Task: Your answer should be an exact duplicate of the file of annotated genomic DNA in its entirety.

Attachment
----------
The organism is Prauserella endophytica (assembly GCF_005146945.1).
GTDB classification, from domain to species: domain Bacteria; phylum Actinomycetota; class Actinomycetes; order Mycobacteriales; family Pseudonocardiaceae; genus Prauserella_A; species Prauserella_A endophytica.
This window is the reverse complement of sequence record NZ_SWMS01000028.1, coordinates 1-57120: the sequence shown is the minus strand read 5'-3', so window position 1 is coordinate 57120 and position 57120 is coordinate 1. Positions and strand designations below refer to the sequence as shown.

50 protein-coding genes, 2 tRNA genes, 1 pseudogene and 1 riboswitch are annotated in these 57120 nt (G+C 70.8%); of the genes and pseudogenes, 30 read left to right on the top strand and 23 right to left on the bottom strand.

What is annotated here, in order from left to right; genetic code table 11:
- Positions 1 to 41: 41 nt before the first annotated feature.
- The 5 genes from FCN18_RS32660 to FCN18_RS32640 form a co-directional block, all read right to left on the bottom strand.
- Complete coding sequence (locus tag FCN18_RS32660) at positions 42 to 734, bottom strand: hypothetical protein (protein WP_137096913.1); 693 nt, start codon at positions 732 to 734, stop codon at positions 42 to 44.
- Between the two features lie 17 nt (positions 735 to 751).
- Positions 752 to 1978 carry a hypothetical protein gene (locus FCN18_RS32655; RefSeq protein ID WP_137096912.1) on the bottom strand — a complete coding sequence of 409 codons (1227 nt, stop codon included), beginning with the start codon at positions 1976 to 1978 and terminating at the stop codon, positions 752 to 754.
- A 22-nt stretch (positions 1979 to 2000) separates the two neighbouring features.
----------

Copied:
The organism is Prauserella endophytica (assembly GCF_005146945.1).
GTDB classification, from domain to species: domain Bacteria; phylum Actinomycetota; class Actinomycetes; order Mycobacteriales; family Pseudonocardiaceae; genus Prauserella_A; species Prauserella_A endophytica.
This window is the reverse complement of sequence record NZ_SWMS01000028.1, coordinates 1-57120: the sequence shown is the minus strand read 5'-3', so window position 1 is coordinate 57120 and position 57120 is coordinate 1. Positions and strand designations below refer to the sequence as shown.

50 protein-coding genes, 2 tRNA genes, 1 pseudogene and 1 riboswitch are annotated in these 57120 nt (G+C 70.8%); of the genes and pseudogenes, 30 read left to right on the top strand and 23 right to left on the bottom strand.

What is annotated here, in order from left to right; genetic code table 11:
- Positions 1 to 41: 41 nt before the first annotated feature.
- The 5 genes from FCN18_RS32660 to FCN18_RS32640 form a co-directional block, all read right to left on the bottom strand.
- Complete coding sequence (locus tag FCN18_RS32660) at positions 42 to 734, bottom strand: hypothetical protein (protein WP_137096913.1); 693 nt, start codon at positions 732 to 734, stop codon at positions 42 to 44.
- Between the two features lie 17 nt (positions 735 to 751).
- Positions 752 to 1978 carry a hypothetical protein gene (locus FCN18_RS32655; RefSeq protein ID WP_137096912.1) on the bottom strand — a complete coding sequence of 409 codons (1227 nt, stop codon included), beginning with the start codon at positions 1976 to 1978 and terminating at the stop codon, positions 752 to 754.
- A 22-nt stretch (positions 1979 to 2000) separates the two neighbouring features.